On the one hand as a parent you want to (nay, need to) pass on the faith. As Servant of God Fulton J. Sheen said “When a child is given to his parents, a crown is made for that child in Heaven, and woe to the parents who raise a child without consciousness of that eternal crown!” Faith is led by example. Mass is a key part of our Catholic faith.
But how do you teach your children and allow them to experience Mass when their attention spans are short, there is risk of misbehaviour and the congregation is disproving?
Sure there are strategies. Mass bags of books, small toys and colouring pencils. Raisins and snacks for bribery perhaps. Stickers and promises of trips to the park. Discipline (without disturbing?!) and removal to the crying room. When taking children to mass, their slightest sound seems to echo through the church. And I know people have come to pray. For quiet time with God. And the echo seems to get louder in my head. Prayer is mixed with settling children and either distracting them or keeping them focused. And I know I need the graces from this mass.
Finding a child friendly parish is tough.
As the parent of three children under four, my experiences generally have been good. Our parish priest makes an effort to encourage and welcome young families. As the norm, other parishioners seem to come up and compliment rather than criticise. They say they do not even notice the noise. They remember their days with their own children.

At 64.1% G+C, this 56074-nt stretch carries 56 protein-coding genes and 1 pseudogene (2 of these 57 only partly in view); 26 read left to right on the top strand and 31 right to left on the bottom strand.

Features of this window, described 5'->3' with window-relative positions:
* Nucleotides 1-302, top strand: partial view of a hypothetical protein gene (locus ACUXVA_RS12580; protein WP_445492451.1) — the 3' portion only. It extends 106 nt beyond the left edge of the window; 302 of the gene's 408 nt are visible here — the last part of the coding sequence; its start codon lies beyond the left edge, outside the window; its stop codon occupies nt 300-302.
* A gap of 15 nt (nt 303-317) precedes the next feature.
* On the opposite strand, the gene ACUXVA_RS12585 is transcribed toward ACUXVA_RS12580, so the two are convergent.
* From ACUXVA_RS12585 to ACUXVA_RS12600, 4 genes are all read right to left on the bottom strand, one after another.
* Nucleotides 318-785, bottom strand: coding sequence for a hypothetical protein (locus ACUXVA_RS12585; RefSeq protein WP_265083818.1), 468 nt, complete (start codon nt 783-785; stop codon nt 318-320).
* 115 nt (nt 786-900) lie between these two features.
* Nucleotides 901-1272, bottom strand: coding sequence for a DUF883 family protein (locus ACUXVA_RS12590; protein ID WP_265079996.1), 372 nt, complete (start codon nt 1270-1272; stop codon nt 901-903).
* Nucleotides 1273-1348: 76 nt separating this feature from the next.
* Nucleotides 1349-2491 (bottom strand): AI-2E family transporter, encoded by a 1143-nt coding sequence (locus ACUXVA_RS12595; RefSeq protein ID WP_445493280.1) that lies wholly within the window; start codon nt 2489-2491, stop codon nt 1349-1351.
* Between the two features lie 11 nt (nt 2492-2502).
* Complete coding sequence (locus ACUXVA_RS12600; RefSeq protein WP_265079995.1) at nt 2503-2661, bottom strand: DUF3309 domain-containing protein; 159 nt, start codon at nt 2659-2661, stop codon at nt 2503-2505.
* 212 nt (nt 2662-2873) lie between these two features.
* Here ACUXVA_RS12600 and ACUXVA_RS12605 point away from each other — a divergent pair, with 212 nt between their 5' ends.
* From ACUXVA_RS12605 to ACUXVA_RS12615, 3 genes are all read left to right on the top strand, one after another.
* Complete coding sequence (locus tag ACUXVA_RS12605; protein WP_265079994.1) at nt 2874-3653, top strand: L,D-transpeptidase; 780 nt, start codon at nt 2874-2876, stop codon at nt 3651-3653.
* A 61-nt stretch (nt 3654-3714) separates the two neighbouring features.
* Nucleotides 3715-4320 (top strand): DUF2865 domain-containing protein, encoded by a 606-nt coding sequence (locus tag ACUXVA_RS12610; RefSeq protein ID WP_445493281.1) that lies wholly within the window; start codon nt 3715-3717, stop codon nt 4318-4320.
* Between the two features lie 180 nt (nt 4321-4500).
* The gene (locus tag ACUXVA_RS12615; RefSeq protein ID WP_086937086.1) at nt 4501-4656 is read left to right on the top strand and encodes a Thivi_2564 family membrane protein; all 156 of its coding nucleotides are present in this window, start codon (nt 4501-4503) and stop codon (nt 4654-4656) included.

But I have heard of parishes where the opposite occurs.
I have heard of a parish priest pausing his homily so the whole congregation could watch a father take his crying toddler son out of the church, while the priest gave a commentary on the other “upsets” that other members of that family had caused in the past. I know a family who changed to a more family friendly protestant church after being asked to leave the parish by their local parish priest after their small boys wouldn’t remain in their seats during mass. I myself have recieved lectures from older parishioners on having many (3) young children.
The best gift your average parishioner can do for a young family is to be encouraging. Give a positive word. Offer to hold that fussy baby (even if your offer is turned down). Make mass slightly more at ease for that young parent next to you. Mass is important. And worth it. Even if it seems some weeks the parent gets to hear very little. Perhaps the next week will be better. The children learn more, they get more involved.
The last thing that the church wants to do is to lose young families. In a increasingly secular world how do we hold strong and retain our young people who are trying to live authentic lives for Christ against the temptations of the world? We need to be a church of young families to have a future. And you are the church. It starts here.